The publication of Exorcism, an autobiographical play by the father of American theater Eugene O’Neill, is a thrilling discovery and a huge literary event. Its publication, after ninety years, comes as O’Neill’s most famous play Long Day’s Journey into Night opens on London’s West End. Today we look at this great playwright and the striking connections between these two very personal works.
Last week Eugene O’Neill’s psychological family drama Long Day’s Journey into Night opened at the Apollo theatre in London’s West End. The production, which features David Suchet and Laurie Metcalf in the leading roles of James and Mary Tyrone, is already receiving rave reviews thanks to the actors’ meticulous handling of what is considered to be notoriously difficult material. The play is long, the themes are heavy (drug abuse and family dysfunction) and the dense, internally conflicted dialogue would be impossible to deliver convincingly in inexperienced hands. However, as Michael Billington says in his Guardian review, Suchet and Metcalf’s ‘glowing’ performances and Antony Page’s ‘carefully modulated’ direction of this sorrowful play actually bring out a sense of optimism:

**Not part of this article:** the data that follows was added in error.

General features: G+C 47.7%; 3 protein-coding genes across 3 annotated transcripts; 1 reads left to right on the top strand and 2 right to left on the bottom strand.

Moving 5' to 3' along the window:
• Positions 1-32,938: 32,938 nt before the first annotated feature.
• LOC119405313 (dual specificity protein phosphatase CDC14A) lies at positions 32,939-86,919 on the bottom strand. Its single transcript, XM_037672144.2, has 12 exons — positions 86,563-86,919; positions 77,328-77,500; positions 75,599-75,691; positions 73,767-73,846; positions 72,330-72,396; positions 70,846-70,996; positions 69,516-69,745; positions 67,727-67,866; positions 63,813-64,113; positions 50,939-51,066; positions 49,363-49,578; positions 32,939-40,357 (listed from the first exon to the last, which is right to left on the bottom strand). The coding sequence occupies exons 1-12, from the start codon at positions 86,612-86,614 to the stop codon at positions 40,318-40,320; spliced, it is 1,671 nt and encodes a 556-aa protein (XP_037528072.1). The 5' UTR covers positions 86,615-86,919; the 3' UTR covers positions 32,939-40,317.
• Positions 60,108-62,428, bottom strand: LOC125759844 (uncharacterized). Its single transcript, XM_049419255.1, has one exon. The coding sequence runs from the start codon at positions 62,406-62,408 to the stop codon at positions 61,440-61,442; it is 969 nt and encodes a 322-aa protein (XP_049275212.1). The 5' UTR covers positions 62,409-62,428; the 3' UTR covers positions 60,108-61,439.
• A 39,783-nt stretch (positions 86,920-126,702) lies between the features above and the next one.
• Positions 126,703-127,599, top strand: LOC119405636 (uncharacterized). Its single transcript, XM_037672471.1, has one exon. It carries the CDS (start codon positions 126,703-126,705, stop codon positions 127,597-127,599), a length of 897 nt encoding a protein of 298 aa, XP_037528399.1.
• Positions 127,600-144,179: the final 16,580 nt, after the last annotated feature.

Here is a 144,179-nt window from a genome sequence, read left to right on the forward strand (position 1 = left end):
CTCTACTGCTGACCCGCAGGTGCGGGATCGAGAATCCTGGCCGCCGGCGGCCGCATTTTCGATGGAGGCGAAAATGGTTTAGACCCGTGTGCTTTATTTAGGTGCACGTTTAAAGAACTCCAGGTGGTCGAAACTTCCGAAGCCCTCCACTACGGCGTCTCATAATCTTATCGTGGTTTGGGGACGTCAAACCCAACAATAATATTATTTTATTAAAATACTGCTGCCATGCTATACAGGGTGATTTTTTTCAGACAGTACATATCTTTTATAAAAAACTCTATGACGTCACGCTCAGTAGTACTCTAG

However harrowing it may seem, the play sends you out of the theatre uplifted rather than depressed by O’Neill’s unflinching ability to confront his troubled past.
And confront his past he does. The characters in Long Day’s Journey closely correspond with Eugene’s own family, particularly the characters of James and Mary. James, like O’Neill’s own father (also James) achieved acclaim as a promising actor in his youth but was later criticised for ‘selling out’. Mary, like Eugene’s mother Ella, ultimately became addicted to morphine (more of that later).
Eugene himself can also be seen in the character of James and Mary’s youngest son Edmund. Like Edmund, O’Neill attended a renowned university, spent several years at sea, suffered from depression and alcoholism, and was committed to a sanatorium in order to cure his consumption (after which he devoted himself to playwriting). The play itself covers the fateful day in August 1912 at the seaside Connecticut home of the Tyrones, when Edmund is diagnosed with consumption and it is decided he will be sent away to the sanatorium. The events in the play are thus set immediately prior to O’Neill beginning his career in earnest.
O’Neill’s career is one of the most dazzling and prolific in American theatre. He is the only American playwright to have won the Nobel prize for literature, and the only dramatist to have won four Pulitzer prizes. He is also credited with introducing psychological and social realism, as well as authentic American vernacular, to the stage.
His first popular hit was The Emperor Jones in 1920, followed by a string of plays including Anna Christie and Desire Under the Elms in 1924. That same year also saw All God’s Chillun Got Wings, a controversial exploration of interracial relations that provoked hate mail and bomb threats. In 1946 he produced what was to become one of his most famous plays The Iceman Cometh, followed closely by A Moon for the Misbegotten. Both of these were poorly reviewed.